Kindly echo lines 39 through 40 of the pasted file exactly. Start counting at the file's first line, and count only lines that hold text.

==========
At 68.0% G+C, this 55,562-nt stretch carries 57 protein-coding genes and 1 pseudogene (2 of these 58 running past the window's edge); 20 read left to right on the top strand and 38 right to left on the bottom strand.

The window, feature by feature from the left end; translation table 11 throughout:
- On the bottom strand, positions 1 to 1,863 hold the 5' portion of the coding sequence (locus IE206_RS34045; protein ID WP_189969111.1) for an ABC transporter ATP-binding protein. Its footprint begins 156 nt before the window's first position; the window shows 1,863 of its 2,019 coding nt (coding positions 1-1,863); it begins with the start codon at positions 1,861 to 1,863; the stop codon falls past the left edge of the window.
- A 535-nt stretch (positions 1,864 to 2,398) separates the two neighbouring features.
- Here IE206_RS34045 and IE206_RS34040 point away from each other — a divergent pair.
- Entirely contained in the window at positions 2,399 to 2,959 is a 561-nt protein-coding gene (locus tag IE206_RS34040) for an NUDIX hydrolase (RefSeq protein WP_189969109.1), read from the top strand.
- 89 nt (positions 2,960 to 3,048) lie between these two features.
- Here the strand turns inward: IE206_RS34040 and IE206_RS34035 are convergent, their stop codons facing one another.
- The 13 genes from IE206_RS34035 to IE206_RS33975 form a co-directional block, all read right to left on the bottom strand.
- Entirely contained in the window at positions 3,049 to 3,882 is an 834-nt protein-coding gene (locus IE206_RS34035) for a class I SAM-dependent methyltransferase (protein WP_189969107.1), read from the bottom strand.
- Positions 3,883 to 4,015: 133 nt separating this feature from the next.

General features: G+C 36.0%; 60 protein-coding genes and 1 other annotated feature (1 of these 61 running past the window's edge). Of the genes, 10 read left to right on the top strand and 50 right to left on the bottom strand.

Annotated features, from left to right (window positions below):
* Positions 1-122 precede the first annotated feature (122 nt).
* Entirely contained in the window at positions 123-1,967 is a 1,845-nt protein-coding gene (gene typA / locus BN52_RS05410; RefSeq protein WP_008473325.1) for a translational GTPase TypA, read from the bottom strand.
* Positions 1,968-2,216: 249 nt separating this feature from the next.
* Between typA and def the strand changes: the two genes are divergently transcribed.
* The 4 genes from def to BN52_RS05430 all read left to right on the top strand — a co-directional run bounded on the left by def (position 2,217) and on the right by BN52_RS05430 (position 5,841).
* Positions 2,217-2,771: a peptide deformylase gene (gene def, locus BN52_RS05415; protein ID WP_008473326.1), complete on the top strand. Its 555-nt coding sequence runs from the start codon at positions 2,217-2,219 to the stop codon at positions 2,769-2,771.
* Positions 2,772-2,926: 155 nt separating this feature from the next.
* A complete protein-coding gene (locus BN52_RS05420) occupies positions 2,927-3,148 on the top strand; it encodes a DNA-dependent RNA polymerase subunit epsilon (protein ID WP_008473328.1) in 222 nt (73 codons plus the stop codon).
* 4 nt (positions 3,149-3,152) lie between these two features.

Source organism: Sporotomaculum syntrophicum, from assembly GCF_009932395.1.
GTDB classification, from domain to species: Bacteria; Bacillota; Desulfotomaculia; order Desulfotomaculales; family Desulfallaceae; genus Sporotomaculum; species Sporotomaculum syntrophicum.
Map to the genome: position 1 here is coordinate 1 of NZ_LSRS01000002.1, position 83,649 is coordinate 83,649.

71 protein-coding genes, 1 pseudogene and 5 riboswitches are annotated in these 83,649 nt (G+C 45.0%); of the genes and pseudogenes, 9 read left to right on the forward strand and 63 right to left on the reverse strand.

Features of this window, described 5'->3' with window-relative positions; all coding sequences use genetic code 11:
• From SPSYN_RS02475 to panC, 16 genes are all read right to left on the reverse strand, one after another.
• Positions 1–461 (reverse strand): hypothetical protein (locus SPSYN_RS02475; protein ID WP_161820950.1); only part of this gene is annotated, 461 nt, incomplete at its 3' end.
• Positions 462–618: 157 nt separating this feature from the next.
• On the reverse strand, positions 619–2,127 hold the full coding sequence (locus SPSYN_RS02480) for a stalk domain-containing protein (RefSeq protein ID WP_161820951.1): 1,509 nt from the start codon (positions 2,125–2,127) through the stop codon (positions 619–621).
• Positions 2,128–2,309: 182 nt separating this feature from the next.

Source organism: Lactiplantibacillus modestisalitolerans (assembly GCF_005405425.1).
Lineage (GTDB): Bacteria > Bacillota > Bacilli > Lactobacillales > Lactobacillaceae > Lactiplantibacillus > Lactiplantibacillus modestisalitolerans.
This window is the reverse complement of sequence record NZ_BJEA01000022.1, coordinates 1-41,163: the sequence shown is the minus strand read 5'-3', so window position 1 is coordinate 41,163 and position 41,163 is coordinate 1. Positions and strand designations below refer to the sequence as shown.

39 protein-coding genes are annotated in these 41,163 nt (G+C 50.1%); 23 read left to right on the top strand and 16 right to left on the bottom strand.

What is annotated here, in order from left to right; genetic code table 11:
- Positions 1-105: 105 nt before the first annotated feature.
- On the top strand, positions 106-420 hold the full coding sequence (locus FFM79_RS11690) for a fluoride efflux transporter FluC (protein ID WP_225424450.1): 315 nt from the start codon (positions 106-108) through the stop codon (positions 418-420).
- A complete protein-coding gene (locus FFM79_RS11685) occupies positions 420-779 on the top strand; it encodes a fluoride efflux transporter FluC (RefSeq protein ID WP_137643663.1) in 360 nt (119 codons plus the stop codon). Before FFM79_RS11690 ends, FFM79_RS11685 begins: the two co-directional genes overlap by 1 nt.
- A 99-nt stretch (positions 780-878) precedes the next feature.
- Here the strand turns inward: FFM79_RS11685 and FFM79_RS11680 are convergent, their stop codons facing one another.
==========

- On the top strand, positions 106-420 hold the full coding sequence (locus FFM79_RS11690) for a fluoride efflux transporter FluC (protein ID WP_225424450.1): 315 nt from the start codon (positions 106-108) through the stop codon (positions 418-420).
- A complete protein-coding gene (locus FFM79_RS11685) occupies positions 420-779 on the top strand; it encodes a fluoride efflux transporter FluC (RefSeq protein ID WP_137643663.1) in 360 nt (119 codons plus the stop codon). Before FFM79_RS11690 ends, FFM79_RS11685 begins: the two co-directional genes overlap by 1 nt.